CLEARWATER — Norm Roche and Ed Hooper are both Republicans, both skeptical about the Greenlight Pinellas mass transit plan and opposed to any tax increases.
The similarities largely stop there.
Hooper, 67, is running for the District 2 at-large seat on the Pinellas County Commission following an eight-year stint in the state House. He touts his Tallahassee connections as an asset that will help the county if he’s elected, and he has amassed a formidable $134,000 campaign war chest including donations from consultancy firms and attorneys.
His opponent, while the incumbent, is happy to be cast as the underdog. Something of a political outcast, Roche, 52, is frequently the lone nay vote on the county commission dais. He has raised just over $23,000 in political donations and, to stay in office, will have to repeat his 2010 success when the Tea Party surge helped him defeat a far better funded opponent.
The two face off in the countywide Republican primary election on Aug. 26 with the winner going forward to face Democrat Pat Gerard in the Nov. 4 general election.
With their positions similar on many of the main issues, much of the fiercest invective in the campaign has focused on the style and effectiveness of each candidate.
Hooper said Roche lacks the skills to win agreement from his fellow commissioners. Roche has failed to win support from fellow commissioners on compromises he proposed including putting the Greenlight Pinellas plan on the ballot and the introduction of a new stormwater fee in unincorporated Pinellas County.
“You’ve got to pick your fights and know enough to be successful in those areas that are extremely important to you,” Hooper said.
Hooper also cites a December 2013 meeting between commissioners and the state legislative delegation when Roche left early after a clash with state Sen. Jack Latvala, R-Clearwater, as evidence of a flawed temperament.
“Roche is an all-or-nothing guy,” Hooper said. “If he doesn’t get anything on his issue, he sometimes packs up his computer or work product and leaves the meeting.”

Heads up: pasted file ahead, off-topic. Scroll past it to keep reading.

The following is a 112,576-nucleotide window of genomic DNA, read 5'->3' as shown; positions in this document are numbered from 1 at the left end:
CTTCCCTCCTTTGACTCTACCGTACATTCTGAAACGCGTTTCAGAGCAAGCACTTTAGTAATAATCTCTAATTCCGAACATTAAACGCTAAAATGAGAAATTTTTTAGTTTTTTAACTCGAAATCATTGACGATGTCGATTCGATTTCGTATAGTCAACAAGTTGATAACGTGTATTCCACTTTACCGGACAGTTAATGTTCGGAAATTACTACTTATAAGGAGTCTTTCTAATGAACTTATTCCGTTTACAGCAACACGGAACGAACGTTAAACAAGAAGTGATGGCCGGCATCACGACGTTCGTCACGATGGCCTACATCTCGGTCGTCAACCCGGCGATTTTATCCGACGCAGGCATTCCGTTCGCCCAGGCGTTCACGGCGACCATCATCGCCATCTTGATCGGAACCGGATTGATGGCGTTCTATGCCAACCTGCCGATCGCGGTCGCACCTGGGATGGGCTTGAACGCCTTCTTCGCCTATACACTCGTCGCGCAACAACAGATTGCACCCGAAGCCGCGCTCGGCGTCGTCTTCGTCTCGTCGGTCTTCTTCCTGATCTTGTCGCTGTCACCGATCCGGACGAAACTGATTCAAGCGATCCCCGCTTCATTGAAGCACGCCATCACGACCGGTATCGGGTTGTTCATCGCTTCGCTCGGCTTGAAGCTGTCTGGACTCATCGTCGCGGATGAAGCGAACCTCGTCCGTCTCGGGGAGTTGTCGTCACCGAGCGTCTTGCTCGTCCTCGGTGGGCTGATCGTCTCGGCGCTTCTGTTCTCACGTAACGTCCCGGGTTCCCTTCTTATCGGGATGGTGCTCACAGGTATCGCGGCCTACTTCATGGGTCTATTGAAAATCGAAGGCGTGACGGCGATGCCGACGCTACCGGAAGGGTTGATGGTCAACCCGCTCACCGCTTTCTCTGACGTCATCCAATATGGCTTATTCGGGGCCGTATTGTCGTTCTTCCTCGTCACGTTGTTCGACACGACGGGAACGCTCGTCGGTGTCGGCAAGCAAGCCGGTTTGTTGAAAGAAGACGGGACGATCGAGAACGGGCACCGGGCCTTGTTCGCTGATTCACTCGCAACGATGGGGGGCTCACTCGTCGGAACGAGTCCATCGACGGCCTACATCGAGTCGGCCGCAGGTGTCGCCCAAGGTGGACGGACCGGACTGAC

Roche said he left that meeting to defuse a volatile clash with Latvala.
He describes Hooper as a career politician and said the political connections Hooper boasts about will make little difference in the day-to-day operation of the county.
“Pinellas County local government is not Tallahassee and it’s not Washington, thank God,” Roche said. “We do not have backroom lobbying deals — the agenda is created by county staff.”
Roche said he stands by the votes he made during his first term, including his controversial vote against restoring fluoride to county water, which he said was the wish of a majority of residents who wrote or emailed on the issue.
“I pledged on the campaign trail in 2010 that I wasn’t politically correct, that I would stick my foot in my mouth,” he said. “I will always tell you the truth, I will always ask the tough questions and I won’t shy away from the tough challenges. As a representative of the people, I’ve done that.”
Although both candidates oppose raising the sales tax to pay for the Greenlight plan, they differ on how to improve transportation.
Hooper favors using Penny for Pinellas funds to pay for increased bus services and bus rapid transit options. That would need the support of state lawmakers, backing that Hooper said he is better placed to obtain.
He is unconvinced about the route of the 24-mile light-rail network proposed to link Clearwater to St. Petersburg.
“I can’t find anyone that wants to ride that through the middle of the county — tourists want to go to the beach,” he said.
Roche wants to expand bus routes and said that can be done within the existing Pinellas Suncoast Transit Authority budget, which is paid for through property taxes, passenger fares and state and federal transportation dollars.
“If PSTA feels it needs more money, then you go to the Legislature and justify it to them,” he said.
A former paramedic and retired fire lieutenant, Hooper said he has a better grasp of the county’s emergency medical system and wants to make changes to rein in costs.
The county is still in talks with cities and fire districts on a proposed new funding formula for providing first response to 911 medical calls.
Hooper proposes that fire districts with medical units be allowed to transfer patients to hospitals and that Sunstar ambulances be stationed in other districts. Currently both the fire department and an ambulance respond to 911 medical emergencies.
“It requires fewer units, which requires fewer dollars,” he said.
But Roche worries that approach will create uneven service across the county. He favors more consolidation of the county’s 18 separate fire districts, which he said leads to duplication.
“We’re already territorial; we need to consolidate the districts, not to split it up even more,” he said.